Carly had never been to a church service, except with her high school at the end of term, but she still liked to go into the building if there was nothing going on. They kept it locked most of the time now, but if she went past and the door was open she would look through, and maybe have a walk round if there was nobody about. She had decided that she didn’t believe in God a long time ago, when her guinea pig died and remained defiantly dead in spite of her prayers, but it was peaceful in there and she liked the musty smell and the light from the windows making coloured shadows on the pale grey stone. There was a green dragon in one of the windows that she always made sure to look at. It was just about to be speared by St George and if she had seen that look in its eyes she wouldn’t have had the heart to do it.
Today was different. She wasn’t there for an idle wander round. She was desperate. St Mark’s was the only place she could think of to go where she wouldn’t see anybody that she knew, and if she was going to sort her head out she had to be on her own. She might have put her school sweatshirt on, but there was no way she was going into school. She walked around the back of the church, taking in the musty smell and the cold air. It was comforting to be somewhere still and quiet, somewhere solid. People had probably been coming here for a long time and asking for help. She wasn’t really sure how to do that, but it was a good hiding place, and there was a lot that Carly needed to hide from. Her stomach was churning and the list of people she really didn’t want to talk to any more was getting longer and longer. Right at the top of it, of course, was her dad. She wandered round to the back of the church where there were a few posters pinned up on a board. “Get in touch with God, try knee mail,” was probably the most embarrassing. If only there was an address for somebody up there that you could email when things got bad, firstname.lastname@example.org, or something like that. It wouldn’t take long to write the message. Presumably if he was God he’d know the details.
“Hi Jesus. Everything has gone totally tits up. Sort it out please, I’m gutted. Thanks. Carly.”
Of course the people who came and sat in here on Sunday’s believed that they could do exactly that inside their own heads. That would be pretty amazing, if you could manage it. She wandered on. There was a bit of a mess on the floor at the back. Leaves and stalks all over the grey stone floor, next to a large vase on a metal stand, and some branches. She stood and looked at the mess, wondering idly whether she should clear it up. Finally she wandered up to the front of the church, slumped down into one of the choir stalls, curled up in a ball and tried to lose herself.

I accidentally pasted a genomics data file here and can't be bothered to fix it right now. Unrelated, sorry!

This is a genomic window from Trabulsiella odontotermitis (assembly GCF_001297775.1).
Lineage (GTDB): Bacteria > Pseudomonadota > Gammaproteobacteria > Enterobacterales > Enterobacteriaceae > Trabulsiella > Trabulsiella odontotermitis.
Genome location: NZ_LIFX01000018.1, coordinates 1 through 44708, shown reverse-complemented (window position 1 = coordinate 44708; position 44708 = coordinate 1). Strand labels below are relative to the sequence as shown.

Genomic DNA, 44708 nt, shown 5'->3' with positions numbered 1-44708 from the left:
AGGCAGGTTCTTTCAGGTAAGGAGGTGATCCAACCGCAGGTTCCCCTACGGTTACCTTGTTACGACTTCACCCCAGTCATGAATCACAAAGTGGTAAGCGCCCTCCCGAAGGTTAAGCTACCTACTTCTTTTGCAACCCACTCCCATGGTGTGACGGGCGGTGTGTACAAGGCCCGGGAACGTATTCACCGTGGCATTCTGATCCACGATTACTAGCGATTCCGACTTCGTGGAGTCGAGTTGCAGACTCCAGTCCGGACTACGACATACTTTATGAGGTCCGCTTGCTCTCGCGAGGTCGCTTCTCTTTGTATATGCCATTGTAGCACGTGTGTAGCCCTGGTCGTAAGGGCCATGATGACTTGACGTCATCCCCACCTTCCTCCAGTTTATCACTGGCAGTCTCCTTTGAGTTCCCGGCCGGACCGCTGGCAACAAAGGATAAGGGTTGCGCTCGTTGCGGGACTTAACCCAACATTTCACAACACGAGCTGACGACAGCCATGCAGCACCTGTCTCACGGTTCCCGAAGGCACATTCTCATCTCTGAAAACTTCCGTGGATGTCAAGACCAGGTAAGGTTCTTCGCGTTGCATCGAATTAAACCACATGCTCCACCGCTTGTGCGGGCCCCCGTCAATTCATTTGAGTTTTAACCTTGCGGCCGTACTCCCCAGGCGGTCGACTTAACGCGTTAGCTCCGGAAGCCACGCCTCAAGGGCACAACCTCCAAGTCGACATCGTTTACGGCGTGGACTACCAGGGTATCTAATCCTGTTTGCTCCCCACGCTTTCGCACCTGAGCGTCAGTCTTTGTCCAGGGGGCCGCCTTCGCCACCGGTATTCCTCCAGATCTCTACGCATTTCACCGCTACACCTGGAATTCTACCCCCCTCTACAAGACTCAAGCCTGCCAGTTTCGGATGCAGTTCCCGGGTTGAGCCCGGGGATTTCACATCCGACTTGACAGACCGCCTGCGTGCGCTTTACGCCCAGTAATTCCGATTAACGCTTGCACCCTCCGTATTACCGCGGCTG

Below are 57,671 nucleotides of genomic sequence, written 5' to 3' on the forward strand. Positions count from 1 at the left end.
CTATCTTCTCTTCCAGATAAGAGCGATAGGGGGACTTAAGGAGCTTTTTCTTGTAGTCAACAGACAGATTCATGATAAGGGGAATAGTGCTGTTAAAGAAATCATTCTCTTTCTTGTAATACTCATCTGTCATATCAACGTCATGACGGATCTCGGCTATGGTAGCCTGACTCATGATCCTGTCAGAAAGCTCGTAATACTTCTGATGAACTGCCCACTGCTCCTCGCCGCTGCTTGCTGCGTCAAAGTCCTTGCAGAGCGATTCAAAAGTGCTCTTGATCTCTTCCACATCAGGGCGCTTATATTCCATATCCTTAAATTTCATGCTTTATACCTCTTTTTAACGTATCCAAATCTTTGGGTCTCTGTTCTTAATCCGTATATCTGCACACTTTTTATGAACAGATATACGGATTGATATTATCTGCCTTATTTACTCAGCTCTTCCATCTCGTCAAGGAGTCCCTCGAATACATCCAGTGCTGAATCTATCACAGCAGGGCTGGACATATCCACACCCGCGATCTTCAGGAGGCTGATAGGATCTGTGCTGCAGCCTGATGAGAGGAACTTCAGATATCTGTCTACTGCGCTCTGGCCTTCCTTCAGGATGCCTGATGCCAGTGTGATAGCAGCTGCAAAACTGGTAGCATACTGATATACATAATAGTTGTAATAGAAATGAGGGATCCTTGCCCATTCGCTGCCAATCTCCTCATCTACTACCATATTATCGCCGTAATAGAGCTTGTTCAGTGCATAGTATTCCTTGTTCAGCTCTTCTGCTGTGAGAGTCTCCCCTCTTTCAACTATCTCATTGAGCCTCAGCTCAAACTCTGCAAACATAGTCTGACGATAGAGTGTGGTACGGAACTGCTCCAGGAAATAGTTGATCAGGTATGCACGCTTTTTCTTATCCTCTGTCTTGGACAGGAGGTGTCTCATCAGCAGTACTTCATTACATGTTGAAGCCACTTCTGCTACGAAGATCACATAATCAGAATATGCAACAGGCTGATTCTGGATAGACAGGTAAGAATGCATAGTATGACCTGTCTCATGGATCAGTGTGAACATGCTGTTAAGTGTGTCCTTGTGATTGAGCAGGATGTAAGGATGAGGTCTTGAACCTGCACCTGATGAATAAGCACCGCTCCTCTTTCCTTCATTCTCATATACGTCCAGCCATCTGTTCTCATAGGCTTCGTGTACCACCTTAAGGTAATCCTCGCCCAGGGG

Half an hour later Margaret Harrison, stalwart of the Parochial Church Council, the church roof appeal and the Christian aid committee and all round church treasure, lifted the heavy sneck on the church door and bustled into the church. She put down her fresh flowers, big bunches of white spray chrysanthemums and coloured carnations, tied her West Highland White terrier Bruce up near the door, and set to work. She didn’t see Carly, but Carly heard her and stirred in her hiding place, realising, with a sinking feeling in the pit of her stomach, that there was no way she was going to get out of the church without being seen. She got up and walked silently down the fading red carpet covering the tiles along the aisle.
Margaret jumped, almost dropping her secateurs. She was not best pleased when she turned round and saw that she had company. She usually had quite a lot to say about young people at the Parochial Church Council meetings and almost all of it was bad. Little six years olds were quite capable of trying to put you in your place when you tried to get them interested in the children’s groups, and if you spoke to the mothers about it afterwards they never seemed bothered. You would have expected them to show a bit more support really. Teenagers like this one were even worse. She always kept a careful distance if she saw a crowd of them late at night in the bus shelter or down at the arcade. The sooner they got CCTV set up in that shelter the better. There was all sorts going on in there. Margaret had heard rumours. The latest incident had happened only last week, and it had involved a young girl wearing hardly any clothes knocking on her front door and claiming that Bruce had bitten her. Several words had been used that Margaret wasn’t used to hearing on her front doorstep, and nobody had apologised. It had all been quite nasty. She really didn’t want to have any of them in the church causing trouble. They might light a fire or anything. They did that kind of thing sometimes.
“What are you doing in here?”
“You haven’t been touching things I hope?”
Carly shook her head. How old did this woman think she was? Six?
“I like it in here.”
Margaret gave her a wintry smile.
“I’m glad to hear it. You should come to one of our all age worship services. Now, if you’ll excuse me, I must be getting on.”
She turned back to her flower arranging. Carly stood behind her and watched a big triangle of leaves and flowers rise up above a frame of wire mesh and green soggy stuff. After ten minutes Margaret realised that she was still there, and turned round.